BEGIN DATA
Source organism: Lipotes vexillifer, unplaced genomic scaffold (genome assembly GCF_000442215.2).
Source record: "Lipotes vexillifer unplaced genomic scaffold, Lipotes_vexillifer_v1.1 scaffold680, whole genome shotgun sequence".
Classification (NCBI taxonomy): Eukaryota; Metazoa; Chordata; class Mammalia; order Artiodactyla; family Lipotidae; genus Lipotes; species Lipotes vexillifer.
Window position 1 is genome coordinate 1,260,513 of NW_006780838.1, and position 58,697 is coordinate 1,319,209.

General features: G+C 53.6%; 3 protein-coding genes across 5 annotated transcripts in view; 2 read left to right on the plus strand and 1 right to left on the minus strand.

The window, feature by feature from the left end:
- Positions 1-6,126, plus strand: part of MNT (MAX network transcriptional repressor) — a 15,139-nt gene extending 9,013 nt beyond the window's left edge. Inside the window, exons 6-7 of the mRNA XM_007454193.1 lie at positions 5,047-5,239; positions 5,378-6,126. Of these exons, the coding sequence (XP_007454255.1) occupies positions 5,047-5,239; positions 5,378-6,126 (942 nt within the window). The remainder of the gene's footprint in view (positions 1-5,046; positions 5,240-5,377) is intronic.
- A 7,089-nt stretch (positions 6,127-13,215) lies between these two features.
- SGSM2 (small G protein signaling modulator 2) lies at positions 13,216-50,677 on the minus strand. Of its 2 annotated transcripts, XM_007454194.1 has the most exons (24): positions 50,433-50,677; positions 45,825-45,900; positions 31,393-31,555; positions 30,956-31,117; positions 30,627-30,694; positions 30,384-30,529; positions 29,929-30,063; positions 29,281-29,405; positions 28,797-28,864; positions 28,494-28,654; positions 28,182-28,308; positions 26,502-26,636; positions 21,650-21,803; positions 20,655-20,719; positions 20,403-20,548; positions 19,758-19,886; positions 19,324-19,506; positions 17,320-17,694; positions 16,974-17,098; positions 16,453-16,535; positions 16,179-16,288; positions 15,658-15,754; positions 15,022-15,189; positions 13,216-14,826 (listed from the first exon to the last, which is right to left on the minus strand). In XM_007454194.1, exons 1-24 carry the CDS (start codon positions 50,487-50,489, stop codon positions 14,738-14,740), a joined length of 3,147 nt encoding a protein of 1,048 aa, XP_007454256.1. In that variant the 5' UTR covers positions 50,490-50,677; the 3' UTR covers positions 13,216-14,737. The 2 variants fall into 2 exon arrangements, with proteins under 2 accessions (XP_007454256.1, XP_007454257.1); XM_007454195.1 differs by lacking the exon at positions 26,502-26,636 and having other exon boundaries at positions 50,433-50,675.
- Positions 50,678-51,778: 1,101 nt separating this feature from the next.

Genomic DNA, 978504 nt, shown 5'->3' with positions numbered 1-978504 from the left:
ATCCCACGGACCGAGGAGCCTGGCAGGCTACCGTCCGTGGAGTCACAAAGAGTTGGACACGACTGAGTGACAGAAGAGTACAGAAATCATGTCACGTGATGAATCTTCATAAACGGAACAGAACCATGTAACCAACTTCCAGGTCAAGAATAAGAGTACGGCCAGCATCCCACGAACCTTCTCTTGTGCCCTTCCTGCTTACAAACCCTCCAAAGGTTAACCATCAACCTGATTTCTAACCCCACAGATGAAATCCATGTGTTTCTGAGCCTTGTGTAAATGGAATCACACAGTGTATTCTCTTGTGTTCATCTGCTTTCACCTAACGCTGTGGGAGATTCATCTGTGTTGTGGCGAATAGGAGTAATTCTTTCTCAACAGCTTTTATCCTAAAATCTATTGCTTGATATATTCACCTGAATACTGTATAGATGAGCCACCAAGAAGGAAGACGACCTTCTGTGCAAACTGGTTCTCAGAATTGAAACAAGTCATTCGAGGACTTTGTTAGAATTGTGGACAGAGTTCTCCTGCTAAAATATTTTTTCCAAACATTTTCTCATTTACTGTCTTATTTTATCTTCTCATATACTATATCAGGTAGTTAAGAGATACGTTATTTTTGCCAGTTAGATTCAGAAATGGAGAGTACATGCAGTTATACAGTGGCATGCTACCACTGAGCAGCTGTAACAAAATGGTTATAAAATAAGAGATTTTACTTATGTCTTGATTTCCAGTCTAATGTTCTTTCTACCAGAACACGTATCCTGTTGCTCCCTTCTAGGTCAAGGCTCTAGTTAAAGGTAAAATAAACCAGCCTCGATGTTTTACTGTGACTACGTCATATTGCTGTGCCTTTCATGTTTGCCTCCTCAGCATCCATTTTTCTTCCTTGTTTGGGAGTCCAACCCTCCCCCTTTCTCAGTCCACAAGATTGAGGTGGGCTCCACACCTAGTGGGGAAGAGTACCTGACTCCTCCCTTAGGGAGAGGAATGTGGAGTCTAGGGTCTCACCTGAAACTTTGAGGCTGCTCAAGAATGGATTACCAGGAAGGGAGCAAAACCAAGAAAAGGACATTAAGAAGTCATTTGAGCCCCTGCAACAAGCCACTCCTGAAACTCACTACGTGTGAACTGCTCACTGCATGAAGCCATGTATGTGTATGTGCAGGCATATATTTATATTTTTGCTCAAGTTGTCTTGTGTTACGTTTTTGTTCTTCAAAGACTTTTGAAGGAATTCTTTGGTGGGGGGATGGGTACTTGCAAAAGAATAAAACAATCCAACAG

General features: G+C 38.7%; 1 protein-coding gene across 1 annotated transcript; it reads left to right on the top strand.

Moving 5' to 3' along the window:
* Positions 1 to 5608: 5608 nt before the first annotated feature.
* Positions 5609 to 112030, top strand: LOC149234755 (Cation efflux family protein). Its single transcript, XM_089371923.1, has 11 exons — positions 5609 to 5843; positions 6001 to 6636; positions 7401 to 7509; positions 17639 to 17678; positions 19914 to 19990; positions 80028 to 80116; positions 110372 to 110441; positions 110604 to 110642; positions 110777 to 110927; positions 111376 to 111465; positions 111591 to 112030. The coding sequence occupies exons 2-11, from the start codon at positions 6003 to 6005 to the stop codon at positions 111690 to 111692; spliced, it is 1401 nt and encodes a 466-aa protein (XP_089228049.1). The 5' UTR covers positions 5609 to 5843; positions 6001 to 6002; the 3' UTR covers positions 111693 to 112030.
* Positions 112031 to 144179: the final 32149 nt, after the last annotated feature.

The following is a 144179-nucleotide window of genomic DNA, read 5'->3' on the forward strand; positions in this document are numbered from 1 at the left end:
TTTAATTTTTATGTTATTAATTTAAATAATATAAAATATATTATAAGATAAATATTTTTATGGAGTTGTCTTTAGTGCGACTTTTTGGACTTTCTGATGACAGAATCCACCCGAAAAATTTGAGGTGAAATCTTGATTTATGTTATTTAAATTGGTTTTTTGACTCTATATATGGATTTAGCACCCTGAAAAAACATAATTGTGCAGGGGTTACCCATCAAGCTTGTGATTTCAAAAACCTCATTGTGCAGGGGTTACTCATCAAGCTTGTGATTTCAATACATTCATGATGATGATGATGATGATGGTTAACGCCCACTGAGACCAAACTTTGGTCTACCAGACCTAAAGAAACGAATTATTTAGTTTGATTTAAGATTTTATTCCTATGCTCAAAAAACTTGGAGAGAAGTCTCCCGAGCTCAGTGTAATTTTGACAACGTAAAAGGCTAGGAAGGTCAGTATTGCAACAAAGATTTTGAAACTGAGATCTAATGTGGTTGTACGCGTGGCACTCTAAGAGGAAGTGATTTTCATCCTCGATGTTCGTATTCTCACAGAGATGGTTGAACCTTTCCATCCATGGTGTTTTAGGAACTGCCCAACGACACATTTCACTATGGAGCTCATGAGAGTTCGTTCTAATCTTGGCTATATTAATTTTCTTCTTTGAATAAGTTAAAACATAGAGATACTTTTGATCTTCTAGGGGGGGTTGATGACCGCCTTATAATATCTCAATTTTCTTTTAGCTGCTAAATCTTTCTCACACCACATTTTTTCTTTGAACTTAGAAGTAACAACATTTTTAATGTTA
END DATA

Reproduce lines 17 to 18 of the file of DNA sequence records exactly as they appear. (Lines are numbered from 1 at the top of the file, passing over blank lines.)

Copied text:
* Positions 112031 to 144179: the final 32149 nt, after the last annotated feature.

The following is a 144179-nucleotide window of genomic DNA, read 5'->3' on the forward strand; positions in this document are numbered from 1 at the left end: